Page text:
From the trailer alone, Tully has a handful of scenes that nail what parenthood is actually like. I believe a comedian once compared it to brushing your teeth while eating Oreos.
Director Jason Reitman and screenwriter Diablo Cody team up for another feature about the peaks and valleys of life. Their first film together, 2007’s Juno, captured the feeling of being scared and hopeful in youth. Their second effort, 2011’s Young Adult, showcases how the past can come back to haunt you. Tully pulls back the curtain on the nature of parenthood like never before. It’s both a remarkable achievement and a devastating experience by the film’s end.
Tully centers on Marlo (a sincere Charlize Theron), a mother of three — including a newborn. She is gifted with a night nanny by her eccentric brother, Craig (Mark Duplass), who recognizes how raising three children is exhausting Marlo. Our leading lady has reached the point where she doesn’t feel like her own person anymore. Her husband, Drew (Ron Livingston), is working all the time, flying to and from home.
Marlo does all the heavy lifting, including the kinds of duties parents never imagine they’ll need to do, such as brushing the skin of her 5-year-old neuro-atypical son (Asher Miles Fallica) to calm him down. When Drew gets home, he pushes through the stress of commuter parenthood, playing video games to make his evenings bearable.
The idea of a night nanny seems off to Marlo, but as we get to know the nanny, the titular Tully (a very good Mackenzie Davis), Marlo and the viewer start to feel more comfortable with it. It’s weird to invite a stranger into your house and take care of your newborn so you can get some sleep. But Marlo is drained, and when she and Drew slip into bed together, their all-is-well posture provides a bit of comedy.
Tully knows when to let the air out of the tension balloon. It’s not all crying over spilled milk. (But the moment in the film when a bag of breast milk topples over is painfully relatable.) In so many ways, the film offers sage advice about the joy in providing for someone. Third gear is a grind, but if you find a source of positivity to boost your confidence, you can return to cruise control.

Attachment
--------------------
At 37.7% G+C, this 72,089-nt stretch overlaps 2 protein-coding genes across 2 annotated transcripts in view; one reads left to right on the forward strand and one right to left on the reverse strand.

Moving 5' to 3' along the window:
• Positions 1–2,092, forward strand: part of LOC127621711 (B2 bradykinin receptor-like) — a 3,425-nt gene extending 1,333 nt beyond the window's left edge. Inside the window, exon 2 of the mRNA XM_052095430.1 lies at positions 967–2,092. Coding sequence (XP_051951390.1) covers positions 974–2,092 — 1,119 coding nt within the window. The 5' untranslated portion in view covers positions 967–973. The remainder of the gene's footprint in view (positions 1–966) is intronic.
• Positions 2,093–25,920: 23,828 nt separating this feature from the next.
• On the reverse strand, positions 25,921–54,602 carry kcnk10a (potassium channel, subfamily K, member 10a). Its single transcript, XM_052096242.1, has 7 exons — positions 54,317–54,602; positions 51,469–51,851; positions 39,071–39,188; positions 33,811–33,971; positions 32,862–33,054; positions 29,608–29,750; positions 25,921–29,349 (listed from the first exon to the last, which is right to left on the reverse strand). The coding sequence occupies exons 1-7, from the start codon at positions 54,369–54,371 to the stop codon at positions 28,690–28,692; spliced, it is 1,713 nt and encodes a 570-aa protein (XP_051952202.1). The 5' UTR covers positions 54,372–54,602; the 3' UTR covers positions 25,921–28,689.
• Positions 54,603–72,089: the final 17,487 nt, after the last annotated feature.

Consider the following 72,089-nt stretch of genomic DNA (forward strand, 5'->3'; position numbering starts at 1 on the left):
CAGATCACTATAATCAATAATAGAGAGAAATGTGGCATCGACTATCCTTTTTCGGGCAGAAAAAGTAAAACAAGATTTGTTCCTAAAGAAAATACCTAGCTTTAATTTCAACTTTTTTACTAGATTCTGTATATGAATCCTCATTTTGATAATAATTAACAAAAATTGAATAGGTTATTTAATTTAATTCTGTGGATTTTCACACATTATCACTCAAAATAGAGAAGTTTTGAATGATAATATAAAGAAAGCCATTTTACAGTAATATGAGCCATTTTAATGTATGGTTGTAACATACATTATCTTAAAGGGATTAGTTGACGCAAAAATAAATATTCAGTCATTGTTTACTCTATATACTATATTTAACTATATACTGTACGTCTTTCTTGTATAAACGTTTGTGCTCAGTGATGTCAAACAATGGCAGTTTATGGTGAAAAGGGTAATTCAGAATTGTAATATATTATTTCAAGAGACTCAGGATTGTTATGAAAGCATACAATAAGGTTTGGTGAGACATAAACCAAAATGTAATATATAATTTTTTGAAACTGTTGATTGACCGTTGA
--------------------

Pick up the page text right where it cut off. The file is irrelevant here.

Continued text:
Then comes the ending. Tully‘s conclusion is both commendable and a letdown. It’s commendable for completely subverting conventional expectations. It’s a letdown because it dings the film’s overall narrative.
I’m going to tiptoe around the details. The ending is a surprising turn of events that leaves you feeling a little cheated. On one hand — and mothers, I would prepare yourself for the effect this reveal might have — it tackles an issue that should find its way into more stories. However, at the same time, I can’t escape the feeling that the film didn’t have to go so big to have the impact it was aiming for. Then again, I am not a mother. I can’t completely relate to it. All I can do is look at it from a father’s (and a movie fan’s) perspective.
Ending aside, the journey is what remains most profound. Each character feels tangible, even the children, who often are sidelined in stories like this to focus more on the struggling parents. The dialogue and the conversations, chiefly the ones between Marlo and Tully, sting with authenticity. I can say I learned a lot of things about myself and my wife’s experience as a mother watching this movie.
Tully is a film that will give you many things to mull over and value, and that’s a sign of a rewarding feature.